The run-pass ratio tailed off after that somewhat but the NFC Championship Championship game was a fight for their lives as was the Super Bowl. So when it was needed the passing game took it home. 

Still, for the playoffs, McVay called 44.6 percent running plays. Clearly, McVay throttled down the pass-crazy tendencies and it likely took the pressure off Stafford and likely snapped him out of the tendencies he showed during the second half of the season.

How did this affect Stafford? Positively when watching him and that was reflected in his numbers. No more "hero ball". He simply played better.

With a solid running game, Stafford still made great passes, no-look, deep strikes than won games, and in that structure, his numbers were again MVP-esque. He had a passer rating of 108.3, completed 70 percent of his passes and threw nine touchdowns to three picks.

How does this relate to 2022?

Simple. Stafford does not need, necessarily, to duplicate 17 games of the kind of production he had in the first half of 2021. If the Rams can stick to something more akin to the playoff formula he might not feel the need to play make extremely off-schedule throws and therefore avoid the kind of slump he had in the second half of the season.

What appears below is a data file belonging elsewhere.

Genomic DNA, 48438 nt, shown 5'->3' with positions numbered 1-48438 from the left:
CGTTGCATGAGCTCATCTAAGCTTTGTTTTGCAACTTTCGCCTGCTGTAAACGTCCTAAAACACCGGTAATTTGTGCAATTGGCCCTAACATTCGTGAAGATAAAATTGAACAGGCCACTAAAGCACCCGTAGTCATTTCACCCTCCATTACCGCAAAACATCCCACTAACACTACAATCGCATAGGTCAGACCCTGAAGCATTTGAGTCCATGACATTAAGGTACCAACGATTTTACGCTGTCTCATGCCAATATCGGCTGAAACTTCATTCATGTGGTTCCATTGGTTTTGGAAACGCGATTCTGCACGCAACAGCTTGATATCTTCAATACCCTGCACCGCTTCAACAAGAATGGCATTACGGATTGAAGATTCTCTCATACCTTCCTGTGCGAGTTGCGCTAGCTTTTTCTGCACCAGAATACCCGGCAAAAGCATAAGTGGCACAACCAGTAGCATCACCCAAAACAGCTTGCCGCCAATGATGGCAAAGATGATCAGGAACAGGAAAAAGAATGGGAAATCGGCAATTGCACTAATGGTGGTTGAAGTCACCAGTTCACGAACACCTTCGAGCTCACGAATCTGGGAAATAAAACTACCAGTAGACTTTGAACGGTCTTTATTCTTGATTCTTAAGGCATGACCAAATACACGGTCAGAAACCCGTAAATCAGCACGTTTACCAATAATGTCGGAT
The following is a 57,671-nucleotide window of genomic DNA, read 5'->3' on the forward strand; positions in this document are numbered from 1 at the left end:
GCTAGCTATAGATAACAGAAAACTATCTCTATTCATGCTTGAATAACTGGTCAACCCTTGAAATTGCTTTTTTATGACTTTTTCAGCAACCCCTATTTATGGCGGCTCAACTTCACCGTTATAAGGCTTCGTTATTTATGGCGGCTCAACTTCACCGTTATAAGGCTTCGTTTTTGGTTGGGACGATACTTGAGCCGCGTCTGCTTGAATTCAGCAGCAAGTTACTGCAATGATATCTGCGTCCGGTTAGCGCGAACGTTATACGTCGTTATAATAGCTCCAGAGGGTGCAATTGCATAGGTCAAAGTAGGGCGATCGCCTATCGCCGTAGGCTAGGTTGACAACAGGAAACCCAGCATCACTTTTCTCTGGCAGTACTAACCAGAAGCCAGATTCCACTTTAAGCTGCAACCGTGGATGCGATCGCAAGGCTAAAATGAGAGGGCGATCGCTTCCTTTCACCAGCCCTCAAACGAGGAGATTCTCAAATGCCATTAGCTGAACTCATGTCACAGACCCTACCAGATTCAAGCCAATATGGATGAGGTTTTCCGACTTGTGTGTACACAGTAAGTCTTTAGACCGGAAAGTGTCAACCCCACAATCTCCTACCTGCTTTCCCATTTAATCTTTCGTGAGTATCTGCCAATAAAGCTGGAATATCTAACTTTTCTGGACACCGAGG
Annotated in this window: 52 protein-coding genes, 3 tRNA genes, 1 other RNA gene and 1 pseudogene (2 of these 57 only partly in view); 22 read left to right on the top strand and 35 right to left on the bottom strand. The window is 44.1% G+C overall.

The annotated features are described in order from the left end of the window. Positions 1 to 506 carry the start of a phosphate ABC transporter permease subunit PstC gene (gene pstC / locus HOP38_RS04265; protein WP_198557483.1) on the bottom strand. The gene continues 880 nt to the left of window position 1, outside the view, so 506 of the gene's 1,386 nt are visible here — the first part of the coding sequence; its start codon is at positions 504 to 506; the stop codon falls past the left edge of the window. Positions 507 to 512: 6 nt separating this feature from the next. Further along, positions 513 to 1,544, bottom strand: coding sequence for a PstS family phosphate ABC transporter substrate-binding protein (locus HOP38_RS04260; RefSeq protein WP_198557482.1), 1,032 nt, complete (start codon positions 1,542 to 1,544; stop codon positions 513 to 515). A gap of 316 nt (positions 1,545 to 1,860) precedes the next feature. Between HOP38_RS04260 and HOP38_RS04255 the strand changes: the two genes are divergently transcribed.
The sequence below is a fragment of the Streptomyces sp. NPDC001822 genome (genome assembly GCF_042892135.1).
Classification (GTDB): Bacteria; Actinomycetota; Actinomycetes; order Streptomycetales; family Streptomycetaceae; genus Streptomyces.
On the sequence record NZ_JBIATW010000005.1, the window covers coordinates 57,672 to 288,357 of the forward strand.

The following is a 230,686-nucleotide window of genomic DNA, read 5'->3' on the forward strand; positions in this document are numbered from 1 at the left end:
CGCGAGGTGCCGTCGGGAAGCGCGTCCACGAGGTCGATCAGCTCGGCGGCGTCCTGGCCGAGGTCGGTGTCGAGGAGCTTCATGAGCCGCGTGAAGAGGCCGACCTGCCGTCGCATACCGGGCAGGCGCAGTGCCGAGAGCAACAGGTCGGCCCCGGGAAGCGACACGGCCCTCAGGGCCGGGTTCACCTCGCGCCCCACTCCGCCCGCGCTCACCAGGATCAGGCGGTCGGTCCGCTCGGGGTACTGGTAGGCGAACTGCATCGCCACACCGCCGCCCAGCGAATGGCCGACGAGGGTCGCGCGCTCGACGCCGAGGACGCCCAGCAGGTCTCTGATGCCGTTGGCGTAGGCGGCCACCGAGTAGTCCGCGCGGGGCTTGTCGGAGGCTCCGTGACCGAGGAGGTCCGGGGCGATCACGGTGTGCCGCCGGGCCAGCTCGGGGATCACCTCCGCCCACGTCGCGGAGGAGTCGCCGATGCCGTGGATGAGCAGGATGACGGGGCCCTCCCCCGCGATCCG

The talent has always been there. Now the template is there and if followed Stafford could very well put up a full season of MVP-type numbers. 

Sure, not unlike the Rams repeating there will be great competition for the MVP—Mahomes, Aaron Rogers (going for his third straight), maybe a Justin Herbert or a Lamar Jackson (who has one under his belt) but given the Super Bowl win and the style in which it was won Stafford could keep himself in the conversation for the NFL's ultimate personal award. 


  1. Another bold prediction?

    1. Come on Mark. Read the article---it said he could do it IF Rams did what they did during Super Bowl run. They didn't and got hammered.

      My prediction is that Pat Mahomes will be the MVP. You can see it in a later post.

      Nice try.

      But keep the saltiness up.

    2. Hey Nostradamus, it’s Dave, by the way, and if my aunt wasn’t my aunt she’d be my uncle. Stafford leading the NFL in picks already, on his way to MVP.

    3. Well, you are right, he's playing gunslinger, Rams cannot run the ball, and he's playing badly.

      But here is my prediction for MVP:

      But appreciate the comment.